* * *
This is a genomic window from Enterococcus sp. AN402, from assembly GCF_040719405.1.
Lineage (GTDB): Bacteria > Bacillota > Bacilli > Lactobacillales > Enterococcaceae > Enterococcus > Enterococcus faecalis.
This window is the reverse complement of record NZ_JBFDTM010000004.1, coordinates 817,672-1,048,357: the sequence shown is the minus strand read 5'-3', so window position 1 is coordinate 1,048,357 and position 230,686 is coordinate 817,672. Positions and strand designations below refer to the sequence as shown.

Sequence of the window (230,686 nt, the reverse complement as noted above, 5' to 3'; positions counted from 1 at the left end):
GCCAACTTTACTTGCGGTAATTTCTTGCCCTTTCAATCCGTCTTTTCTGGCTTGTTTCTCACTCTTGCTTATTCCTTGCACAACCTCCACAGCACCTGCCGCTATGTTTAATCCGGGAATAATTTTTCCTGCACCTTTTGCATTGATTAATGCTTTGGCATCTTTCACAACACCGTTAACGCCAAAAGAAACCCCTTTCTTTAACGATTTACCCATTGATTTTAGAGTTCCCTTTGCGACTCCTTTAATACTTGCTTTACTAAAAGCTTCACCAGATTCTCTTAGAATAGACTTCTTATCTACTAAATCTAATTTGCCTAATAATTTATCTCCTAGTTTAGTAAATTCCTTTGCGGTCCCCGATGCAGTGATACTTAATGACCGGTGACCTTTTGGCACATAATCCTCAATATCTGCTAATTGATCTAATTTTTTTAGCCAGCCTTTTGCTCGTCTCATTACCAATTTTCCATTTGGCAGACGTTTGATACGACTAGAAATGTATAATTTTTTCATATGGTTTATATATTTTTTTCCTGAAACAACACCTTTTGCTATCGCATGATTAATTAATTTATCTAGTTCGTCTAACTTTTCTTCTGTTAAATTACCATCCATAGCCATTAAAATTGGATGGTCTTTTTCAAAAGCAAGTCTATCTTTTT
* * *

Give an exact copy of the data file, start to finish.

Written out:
This is a genomic window from Enterococcus sp. AN402, from assembly GCF_040719405.1.
Lineage (GTDB): Bacteria > Bacillota > Bacilli > Lactobacillales > Enterococcaceae > Enterococcus > Enterococcus faecalis.
This window is the reverse complement of record NZ_JBFDTM010000004.1, coordinates 817,672-1,048,357: the sequence shown is the minus strand read 5'-3', so window position 1 is coordinate 1,048,357 and position 230,686 is coordinate 817,672. Positions and strand designations below refer to the sequence as shown.

Sequence of the window (230,686 nt, the reverse complement as noted above, 5' to 3'; positions counted from 1 at the left end):
GCCAACTTTACTTGCGGTAATTTCTTGCCCTTTCAATCCGTCTTTTCTGGCTTGTTTCTCACTCTTGCTTATTCCTTGCACAACCTCCACAGCACCTGCCGCTATGTTTAATCCGGGAATAATTTTTCCTGCACCTTTTGCATTGATTAATGCTTTGGCATCTTTCACAACACCGTTAACGCCAAAAGAAACCCCTTTCTTTAACGATTTACCCATTGATTTTAGAGTTCCCTTTGCGACTCCTTTAATACTTGCTTTACTAAAAGCTTCACCAGATTCTCTTAGAATAGACTTCTTATCTACTAAATCTAATTTGCCTAATAATTTATCTCCTAGTTTAGTAAATTCCTTTGCGGTCCCCGATGCAGTGATACTTAATGACCGGTGACCTTTTGGCACATAATCCTCAATATCTGCTAATTGATCTAATTTTTTTAGCCAGCCTTTTGCTCGTCTCATTACCAATTTTCCATTTGGCAGACGTTTGATACGACTAGAAATGTATAATTTTTTCATATGGTTTATATATTTTTTTCCTGAAACAACACCTTTTGCTATCGCATGATTAATTAATTTATCTAGTTCGTCTAACTTTTCTTCTGTTAAATTACCATCCATAGCCATTAAAATTGGATGGTCTTTTTCAAAAGCAAGTCTATCTTTTT